Movie review: Thor

I think it’s generally agreed that I’m the conservative blogsphere’s go-to guy for all matters Norse, so I felt a sort of civic duty to see the movie Thor this weekend, and to let you know what I thought of it.

Briefly put, it’s pretty good. Considered on its own terms, as a fantasy/comic book/special effects actioner, it succeeds extremely well. It doesn’t scale the heights of Batman Begins or The Dark Knight, but I’d rank it somewhere near the top. Kenneth Branagh’s direction elevates the script (not a bad one at all), and the cast is uniformly excellent. Chris Hemsworth, in the title role, will doubtless break many female hearts, and he ought to become a big star if there’s any justice in Midgard.

Thor is the son and heir of Odin (Anthony Hopkins), the high god of Asgard. Asgard, in this version (more or less based on the Marvel comic books) is explained in S.M.D. (Standard Movie Doubletalk) as one of nine dimensions, or alternate universes, or something. The “gods” are able to travel to the other “worlds” by means of the bridge of Bifrost, explained as a sort of organized wormhole (Bifrost, the rainbow in Norse mythology, is pronounced “Bye-frost” in the movie, although the proper pronunciation is “beef-roast”). Long ago the gods prevented their great enemies, the Jotuns or Frost Giants (who in the movie do not resemble in any way the big, bearded oafs of the myths), from conquering Midgard (Earth). Because of their memories of this war, humans came to regard them as divine beings.

As the story begins, Thor is about to be officially named Odin’s heir in a great ceremony in Asgard. In the midst of this, Jotun spies make an incursion into Asgard. Thor, enraged, leads a punitive expedition into Jotunheim, killing a number of the frost giants. Odin, who loves peace, appears to rescue Thor and his friends when they’re about to be overwhelmed by numbers. He berates Thor for his impetuousness and banishes him to earth (he lands in New Mexico), also sending his mighty weapon, the hammer Mjolnir, down with him.

At that point Thor collides with a van driven by scientist Jane Foster (Natalie Portman) and her two colleagues. They rush him to an emergency room where he wreaks havoc, thinking he’s been taken prisoner. Later he escapes, and they all reunite as Thor attempts to retrieve Mjolnir, which has landed in the desert like a meteorite, and over which the comic book government agency S.H.I.E.L.D. has taken control. Gradually he comes to understand that he has been deeply manipulated and betrayed by someone he trusted in Asgard.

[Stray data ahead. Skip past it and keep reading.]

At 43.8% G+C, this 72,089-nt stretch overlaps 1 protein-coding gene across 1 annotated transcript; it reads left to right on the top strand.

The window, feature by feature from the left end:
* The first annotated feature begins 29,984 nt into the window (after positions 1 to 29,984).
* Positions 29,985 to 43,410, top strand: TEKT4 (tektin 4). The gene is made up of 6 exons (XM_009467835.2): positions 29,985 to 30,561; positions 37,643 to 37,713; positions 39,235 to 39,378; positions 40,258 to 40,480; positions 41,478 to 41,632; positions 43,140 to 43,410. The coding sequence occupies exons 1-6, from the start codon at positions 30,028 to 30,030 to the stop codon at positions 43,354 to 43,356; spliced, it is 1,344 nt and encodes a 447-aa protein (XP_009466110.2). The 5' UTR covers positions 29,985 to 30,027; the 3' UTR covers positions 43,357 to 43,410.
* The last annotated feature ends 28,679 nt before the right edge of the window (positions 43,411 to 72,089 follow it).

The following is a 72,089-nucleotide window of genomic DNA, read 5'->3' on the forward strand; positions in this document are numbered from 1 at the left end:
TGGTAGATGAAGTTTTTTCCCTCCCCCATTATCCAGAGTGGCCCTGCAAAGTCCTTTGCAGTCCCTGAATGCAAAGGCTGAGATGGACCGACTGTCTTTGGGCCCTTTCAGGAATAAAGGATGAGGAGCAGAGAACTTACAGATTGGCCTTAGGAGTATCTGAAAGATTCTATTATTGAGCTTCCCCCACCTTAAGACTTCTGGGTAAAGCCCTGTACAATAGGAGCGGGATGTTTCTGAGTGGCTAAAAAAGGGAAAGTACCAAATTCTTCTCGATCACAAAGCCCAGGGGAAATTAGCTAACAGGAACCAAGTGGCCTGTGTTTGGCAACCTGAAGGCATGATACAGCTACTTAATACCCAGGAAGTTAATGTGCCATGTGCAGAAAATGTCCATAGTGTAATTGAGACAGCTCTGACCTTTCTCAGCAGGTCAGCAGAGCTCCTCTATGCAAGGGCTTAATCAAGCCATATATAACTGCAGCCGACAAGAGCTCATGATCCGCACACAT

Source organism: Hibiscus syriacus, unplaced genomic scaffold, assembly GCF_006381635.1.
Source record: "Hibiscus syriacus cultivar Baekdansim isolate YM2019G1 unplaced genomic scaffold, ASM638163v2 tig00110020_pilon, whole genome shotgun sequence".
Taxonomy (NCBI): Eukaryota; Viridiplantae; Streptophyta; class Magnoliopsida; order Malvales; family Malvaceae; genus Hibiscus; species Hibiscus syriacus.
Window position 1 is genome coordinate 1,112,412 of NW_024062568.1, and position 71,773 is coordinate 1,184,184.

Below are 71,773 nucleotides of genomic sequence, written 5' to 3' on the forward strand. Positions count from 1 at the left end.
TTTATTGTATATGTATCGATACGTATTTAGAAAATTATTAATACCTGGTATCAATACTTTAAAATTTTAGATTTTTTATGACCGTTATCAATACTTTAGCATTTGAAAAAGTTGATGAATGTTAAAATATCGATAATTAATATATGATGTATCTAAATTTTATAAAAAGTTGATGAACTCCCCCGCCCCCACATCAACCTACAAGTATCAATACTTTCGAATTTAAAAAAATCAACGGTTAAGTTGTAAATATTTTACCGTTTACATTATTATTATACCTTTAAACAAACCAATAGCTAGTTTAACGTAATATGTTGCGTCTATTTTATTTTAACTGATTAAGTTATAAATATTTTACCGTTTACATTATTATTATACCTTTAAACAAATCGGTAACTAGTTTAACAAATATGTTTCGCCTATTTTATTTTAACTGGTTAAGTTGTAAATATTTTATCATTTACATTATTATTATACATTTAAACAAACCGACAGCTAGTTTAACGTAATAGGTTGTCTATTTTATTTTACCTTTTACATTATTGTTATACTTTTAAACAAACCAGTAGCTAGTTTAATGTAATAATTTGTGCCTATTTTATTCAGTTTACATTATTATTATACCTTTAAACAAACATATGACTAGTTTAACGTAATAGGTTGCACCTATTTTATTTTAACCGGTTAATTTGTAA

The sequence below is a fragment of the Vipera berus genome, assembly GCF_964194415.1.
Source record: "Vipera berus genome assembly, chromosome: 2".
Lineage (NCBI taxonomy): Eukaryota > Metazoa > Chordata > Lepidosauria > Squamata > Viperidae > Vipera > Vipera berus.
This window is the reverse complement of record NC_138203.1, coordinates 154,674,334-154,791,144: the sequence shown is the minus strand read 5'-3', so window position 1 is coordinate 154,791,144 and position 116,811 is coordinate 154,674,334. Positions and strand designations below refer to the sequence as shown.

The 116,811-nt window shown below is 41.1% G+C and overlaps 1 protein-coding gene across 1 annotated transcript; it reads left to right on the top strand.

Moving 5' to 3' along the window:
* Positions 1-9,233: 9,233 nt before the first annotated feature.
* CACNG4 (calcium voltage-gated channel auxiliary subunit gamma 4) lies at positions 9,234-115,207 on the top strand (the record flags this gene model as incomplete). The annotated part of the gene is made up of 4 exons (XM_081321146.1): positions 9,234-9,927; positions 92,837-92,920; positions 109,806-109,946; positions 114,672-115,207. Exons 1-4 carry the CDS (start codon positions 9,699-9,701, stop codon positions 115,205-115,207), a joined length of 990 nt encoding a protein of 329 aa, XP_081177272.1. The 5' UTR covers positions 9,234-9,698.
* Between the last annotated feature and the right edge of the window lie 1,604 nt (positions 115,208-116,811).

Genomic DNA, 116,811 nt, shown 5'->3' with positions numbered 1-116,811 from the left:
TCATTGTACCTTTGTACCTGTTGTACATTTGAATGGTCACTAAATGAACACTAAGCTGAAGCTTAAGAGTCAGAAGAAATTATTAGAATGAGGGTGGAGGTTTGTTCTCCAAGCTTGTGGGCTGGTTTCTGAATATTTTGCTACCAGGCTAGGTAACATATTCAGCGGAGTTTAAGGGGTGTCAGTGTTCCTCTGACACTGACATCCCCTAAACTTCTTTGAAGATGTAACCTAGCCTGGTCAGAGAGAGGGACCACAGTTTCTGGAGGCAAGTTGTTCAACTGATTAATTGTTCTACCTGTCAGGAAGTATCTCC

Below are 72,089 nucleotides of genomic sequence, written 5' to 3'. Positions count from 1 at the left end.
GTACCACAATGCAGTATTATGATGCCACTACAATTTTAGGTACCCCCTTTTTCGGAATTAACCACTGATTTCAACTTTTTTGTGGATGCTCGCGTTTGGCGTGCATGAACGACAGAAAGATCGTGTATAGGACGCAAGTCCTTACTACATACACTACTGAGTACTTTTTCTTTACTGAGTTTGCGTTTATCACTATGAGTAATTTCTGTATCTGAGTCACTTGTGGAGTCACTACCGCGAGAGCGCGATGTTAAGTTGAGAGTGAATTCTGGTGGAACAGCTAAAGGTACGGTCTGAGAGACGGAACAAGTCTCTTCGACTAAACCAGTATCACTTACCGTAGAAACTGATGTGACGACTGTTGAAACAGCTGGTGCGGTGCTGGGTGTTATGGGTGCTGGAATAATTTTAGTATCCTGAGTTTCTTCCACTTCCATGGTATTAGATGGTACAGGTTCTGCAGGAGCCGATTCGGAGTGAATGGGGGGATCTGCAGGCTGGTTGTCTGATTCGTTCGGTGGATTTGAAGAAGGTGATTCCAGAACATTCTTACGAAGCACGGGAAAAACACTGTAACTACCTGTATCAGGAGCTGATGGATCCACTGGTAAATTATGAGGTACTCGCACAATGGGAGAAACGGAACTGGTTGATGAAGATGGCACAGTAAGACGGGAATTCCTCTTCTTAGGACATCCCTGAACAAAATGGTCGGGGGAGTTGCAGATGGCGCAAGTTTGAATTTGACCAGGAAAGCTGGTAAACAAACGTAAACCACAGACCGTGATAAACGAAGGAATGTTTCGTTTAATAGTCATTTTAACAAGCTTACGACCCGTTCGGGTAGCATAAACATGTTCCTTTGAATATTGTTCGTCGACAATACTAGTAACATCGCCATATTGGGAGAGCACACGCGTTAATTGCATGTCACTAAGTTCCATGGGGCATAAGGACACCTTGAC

Thor learns humility, falls in love with Jane Foster (surprise!) and returns to Asgard a wiser, more responsible god.

Unless you’re a heathen purist, I think you’ll find it hard to dislike this movie. It’s definitely worth the ticket money, something that’s too often not the case these days (I even plunked the extra bucks for 3-D, for the same reason I still have a baby’s wind-up mobile hanging over my bed). Thor provides plenty of thrills, action, romance, and even a moral lesson.

Many, many liberties are taken with the original mythological material. This is mostly the fault of Marvel Comics. What particularly intrigues me is the way the Odin of the comic books and of the movie differs from the original Odin we encounter in the sagas, eddas, and scaldic poetry of the Viking Age. The differences, I think, are instructive.

To anyone schooled in Norse mythology, the Odin of the movie is almost unrecognizable, except for his long beard, lack of one eye, and possession of Sleipnir, the eight-legged horse (which provides an extremely cool special effects moment). Anthony Hopkins’ Odin is wise and good, full of benevolence and cherishing a horror of war. He’s kind of like a professor of English or some social science at an Ivy League university—wooly-headed enough to throw away the gods’ greatest weapon at a moment of dire military threat.

The Odin of the Vikings was most of all an extremely powerful magician, a wizard—not the nice kind of wizard like Gandalf, though he was one of Tolkien’s inspirations for the character, but the old kind of wizard—treacherous and murderous, with lies on his lips and blood under his fingernails. He delighted in war for two reasons—one in order to feed the wolves and ravens that were his familiars, secondly in order to fill his hall, Valhalla, with heroes who would stand with him at Ragnarok, the last great battle. To this end he raised heroes up and then brutally betrayed them. He was also, according to the eddas, a sexual predator and a known deviate.